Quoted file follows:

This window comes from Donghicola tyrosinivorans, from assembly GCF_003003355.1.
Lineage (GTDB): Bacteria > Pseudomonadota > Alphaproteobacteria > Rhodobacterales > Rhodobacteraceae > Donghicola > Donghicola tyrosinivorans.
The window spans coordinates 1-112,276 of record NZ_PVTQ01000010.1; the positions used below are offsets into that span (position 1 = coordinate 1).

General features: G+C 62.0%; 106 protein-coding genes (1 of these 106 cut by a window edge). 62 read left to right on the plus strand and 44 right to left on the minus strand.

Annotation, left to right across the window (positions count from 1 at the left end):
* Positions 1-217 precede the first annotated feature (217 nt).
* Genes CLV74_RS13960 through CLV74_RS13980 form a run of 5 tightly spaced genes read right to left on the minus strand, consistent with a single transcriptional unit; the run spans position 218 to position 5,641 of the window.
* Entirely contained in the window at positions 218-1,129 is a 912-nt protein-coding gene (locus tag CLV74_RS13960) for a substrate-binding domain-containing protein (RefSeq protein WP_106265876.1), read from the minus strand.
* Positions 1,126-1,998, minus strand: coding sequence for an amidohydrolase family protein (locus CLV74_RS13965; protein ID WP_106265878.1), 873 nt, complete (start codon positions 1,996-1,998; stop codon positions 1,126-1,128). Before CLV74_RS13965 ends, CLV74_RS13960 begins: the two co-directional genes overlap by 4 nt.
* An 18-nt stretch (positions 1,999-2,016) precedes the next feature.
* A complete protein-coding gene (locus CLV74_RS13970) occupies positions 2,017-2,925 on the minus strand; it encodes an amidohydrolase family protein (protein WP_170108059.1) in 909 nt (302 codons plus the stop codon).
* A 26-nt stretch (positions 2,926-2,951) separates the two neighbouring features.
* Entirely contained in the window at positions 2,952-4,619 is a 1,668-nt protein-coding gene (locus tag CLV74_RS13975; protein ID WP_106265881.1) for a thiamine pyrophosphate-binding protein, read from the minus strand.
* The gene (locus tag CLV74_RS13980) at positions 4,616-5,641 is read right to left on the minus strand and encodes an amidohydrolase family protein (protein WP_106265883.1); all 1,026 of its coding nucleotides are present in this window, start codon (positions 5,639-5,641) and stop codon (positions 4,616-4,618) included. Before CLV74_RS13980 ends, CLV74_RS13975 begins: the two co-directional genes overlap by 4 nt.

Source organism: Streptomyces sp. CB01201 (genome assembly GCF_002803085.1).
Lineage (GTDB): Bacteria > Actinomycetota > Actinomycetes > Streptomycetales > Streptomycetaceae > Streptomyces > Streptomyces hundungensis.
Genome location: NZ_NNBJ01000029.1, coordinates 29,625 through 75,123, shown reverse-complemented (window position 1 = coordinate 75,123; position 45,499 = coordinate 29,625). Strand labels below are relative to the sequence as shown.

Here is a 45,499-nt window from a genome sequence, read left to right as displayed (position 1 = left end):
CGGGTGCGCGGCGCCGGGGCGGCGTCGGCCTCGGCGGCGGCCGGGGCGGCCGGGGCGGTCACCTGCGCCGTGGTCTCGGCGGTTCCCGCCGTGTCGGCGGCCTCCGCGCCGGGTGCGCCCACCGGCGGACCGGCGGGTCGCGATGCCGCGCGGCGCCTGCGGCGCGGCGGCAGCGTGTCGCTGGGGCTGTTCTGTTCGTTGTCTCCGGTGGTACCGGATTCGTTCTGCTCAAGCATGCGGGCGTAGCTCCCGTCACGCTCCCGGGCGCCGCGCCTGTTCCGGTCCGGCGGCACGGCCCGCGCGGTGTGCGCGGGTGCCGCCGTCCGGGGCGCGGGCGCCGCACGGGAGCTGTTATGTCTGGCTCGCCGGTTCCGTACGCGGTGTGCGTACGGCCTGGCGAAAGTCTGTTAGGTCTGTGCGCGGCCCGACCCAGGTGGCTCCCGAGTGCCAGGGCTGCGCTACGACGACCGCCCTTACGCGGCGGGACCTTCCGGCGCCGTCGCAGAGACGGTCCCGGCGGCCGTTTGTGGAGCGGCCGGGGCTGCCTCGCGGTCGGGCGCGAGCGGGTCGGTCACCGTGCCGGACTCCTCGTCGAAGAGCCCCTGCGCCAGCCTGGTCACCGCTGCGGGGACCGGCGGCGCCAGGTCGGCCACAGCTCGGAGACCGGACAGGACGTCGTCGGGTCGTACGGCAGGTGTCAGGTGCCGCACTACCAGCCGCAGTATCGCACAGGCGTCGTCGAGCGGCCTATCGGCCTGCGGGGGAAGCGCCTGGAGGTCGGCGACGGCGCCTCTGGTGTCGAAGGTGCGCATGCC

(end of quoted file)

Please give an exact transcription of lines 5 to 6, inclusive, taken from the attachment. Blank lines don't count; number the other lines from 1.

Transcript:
Annotation, left to right across the window (positions count from 1 at the left end):
* Positions 1-217 precede the first annotated feature (217 nt).